A TBD primer by council member Diane Buckshnis
Last updated 10/5/2010 at Noon
Edmonds City Council Member Diane Buckshnis has released a question and answer sheet explaining many questions asked about a TBD. It is very long but should give a good overview and answer your questions about the TBD.
“I would like to provide an objective view of this issue and so here is everything you need to know about Proposition 1,” Buckshnis said. “Here are some questions and answers that I have been asked over the last couple of months. ?”
What will Proposition 1 do?
If passed by the voters Proposition 1 would increase the local transportation user fee by $40 per vehicle licensed in the City of Edmonds to a total of $60 (or $5 a month per car).
It is estimated this would generate an additional $1,000,000 annually to support local transportation programs and projects.
The board of the Edmonds Transportation Benefit District (ETBD) plans to spend $500,000 per year of this new revenue source on street re-paving projects to slow the on-going decline in quality of the Edmonds street system.
The remaining $500,000 would be used to help fund a list of 36 separate transportation capital projects that will improve safety, relieve congestion, replace aging signal systems, and provide for completion of sidewalks at key pedestrian connections.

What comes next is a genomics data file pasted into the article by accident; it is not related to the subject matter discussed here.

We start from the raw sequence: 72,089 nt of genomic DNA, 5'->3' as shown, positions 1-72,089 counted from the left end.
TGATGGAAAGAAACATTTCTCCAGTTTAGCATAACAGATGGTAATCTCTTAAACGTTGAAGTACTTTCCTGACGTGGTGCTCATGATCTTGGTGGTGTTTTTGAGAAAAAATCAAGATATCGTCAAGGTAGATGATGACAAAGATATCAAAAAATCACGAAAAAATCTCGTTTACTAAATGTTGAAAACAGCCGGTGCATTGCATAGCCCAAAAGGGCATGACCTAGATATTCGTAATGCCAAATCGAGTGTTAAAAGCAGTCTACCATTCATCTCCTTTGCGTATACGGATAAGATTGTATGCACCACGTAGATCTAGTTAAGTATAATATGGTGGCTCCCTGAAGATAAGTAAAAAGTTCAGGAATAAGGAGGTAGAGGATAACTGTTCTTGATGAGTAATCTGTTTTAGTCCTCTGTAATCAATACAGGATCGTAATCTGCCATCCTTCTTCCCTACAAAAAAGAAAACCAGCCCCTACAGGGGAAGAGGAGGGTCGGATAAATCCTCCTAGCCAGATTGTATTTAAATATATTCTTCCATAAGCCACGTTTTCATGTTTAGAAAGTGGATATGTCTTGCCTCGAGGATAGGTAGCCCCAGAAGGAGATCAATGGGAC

The ETBD might also consider revenue bonds, which would allow the City of Edmonds to accelerate construction on these 36 projects.
What is a TBD?
A TBD is a quasi-municipal corporation and independent taxing district created for the sole purpose of acquiring, constructing, improving, maintaining, and funding transportation improvements within the district boundaries.
A TBD can impose a variety of different fees or taxes to collect revenue to be used for these purposes. The City of Edmonds City Council formed the ETBD in November, 2008.
The Board adopted ETBD Ordinance No. 1 on February 17, 2009 which imposed a $20/year local user fee (license fee) for vehicles registered in Edmonds that require a state vehicle license.
This initial fee produces approximately $580,000/year, which is being spent entirely on maintenance and preservation of Edmonds streets, sidewalks, signals, and City-owned streetlights.